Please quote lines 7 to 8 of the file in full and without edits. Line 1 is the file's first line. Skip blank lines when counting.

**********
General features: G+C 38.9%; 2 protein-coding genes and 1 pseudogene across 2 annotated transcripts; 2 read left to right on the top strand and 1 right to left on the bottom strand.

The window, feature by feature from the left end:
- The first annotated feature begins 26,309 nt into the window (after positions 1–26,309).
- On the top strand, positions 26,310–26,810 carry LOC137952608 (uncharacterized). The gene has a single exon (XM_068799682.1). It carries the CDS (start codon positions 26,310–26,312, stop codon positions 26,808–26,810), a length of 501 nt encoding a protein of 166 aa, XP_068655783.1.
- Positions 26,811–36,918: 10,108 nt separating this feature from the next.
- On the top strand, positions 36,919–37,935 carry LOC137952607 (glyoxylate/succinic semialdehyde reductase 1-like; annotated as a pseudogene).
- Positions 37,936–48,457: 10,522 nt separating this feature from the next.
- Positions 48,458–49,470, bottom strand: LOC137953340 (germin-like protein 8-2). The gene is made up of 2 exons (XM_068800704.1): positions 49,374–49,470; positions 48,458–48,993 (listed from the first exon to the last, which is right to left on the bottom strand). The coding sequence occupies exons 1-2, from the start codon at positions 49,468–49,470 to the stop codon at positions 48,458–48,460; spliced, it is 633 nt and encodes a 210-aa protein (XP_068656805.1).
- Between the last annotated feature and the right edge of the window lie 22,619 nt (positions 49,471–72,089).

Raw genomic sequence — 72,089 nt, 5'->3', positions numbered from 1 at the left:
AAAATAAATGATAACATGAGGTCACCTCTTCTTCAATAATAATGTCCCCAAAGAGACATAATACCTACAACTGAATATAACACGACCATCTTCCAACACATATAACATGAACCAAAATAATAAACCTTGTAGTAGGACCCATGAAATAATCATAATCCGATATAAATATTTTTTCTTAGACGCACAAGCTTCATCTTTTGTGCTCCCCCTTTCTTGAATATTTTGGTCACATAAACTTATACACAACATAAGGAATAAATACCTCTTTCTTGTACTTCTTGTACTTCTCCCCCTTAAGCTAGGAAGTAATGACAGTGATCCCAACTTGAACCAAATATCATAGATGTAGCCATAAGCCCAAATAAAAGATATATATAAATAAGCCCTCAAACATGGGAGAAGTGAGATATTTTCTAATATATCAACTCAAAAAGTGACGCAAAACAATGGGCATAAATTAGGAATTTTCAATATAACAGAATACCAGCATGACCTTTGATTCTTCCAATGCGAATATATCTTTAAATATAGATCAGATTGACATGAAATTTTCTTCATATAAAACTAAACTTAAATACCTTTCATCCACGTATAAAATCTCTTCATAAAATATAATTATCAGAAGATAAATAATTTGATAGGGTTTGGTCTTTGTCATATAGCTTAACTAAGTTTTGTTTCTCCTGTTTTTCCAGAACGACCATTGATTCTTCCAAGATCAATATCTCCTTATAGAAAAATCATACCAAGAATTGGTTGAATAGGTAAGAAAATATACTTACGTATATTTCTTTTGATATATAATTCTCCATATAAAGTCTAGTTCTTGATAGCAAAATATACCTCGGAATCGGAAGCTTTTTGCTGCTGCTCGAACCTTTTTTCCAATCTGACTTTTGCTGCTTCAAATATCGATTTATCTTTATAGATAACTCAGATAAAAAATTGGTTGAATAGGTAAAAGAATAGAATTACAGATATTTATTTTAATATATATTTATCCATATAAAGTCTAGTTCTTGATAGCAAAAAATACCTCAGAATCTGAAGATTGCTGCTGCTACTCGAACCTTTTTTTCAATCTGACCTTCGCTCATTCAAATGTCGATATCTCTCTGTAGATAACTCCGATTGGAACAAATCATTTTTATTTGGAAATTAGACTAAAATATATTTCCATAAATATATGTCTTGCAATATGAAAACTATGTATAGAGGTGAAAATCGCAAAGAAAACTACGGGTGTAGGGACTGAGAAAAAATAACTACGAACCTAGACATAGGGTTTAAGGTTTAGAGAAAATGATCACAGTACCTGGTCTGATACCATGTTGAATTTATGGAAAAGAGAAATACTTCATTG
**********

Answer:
- Positions 37,936–48,457: 10,522 nt separating this feature from the next.
- Positions 48,458–49,470, bottom strand: LOC137953340 (germin-like protein 8-2). The gene is made up of 2 exons (XM_068800704.1): positions 49,374–49,470; positions 48,458–48,993 (listed from the first exon to the last, which is right to left on the bottom strand). The coding sequence occupies exons 1-2, from the start codon at positions 49,468–49,470 to the stop codon at positions 48,458–48,460; spliced, it is 633 nt and encodes a 210-aa protein (XP_068656805.1).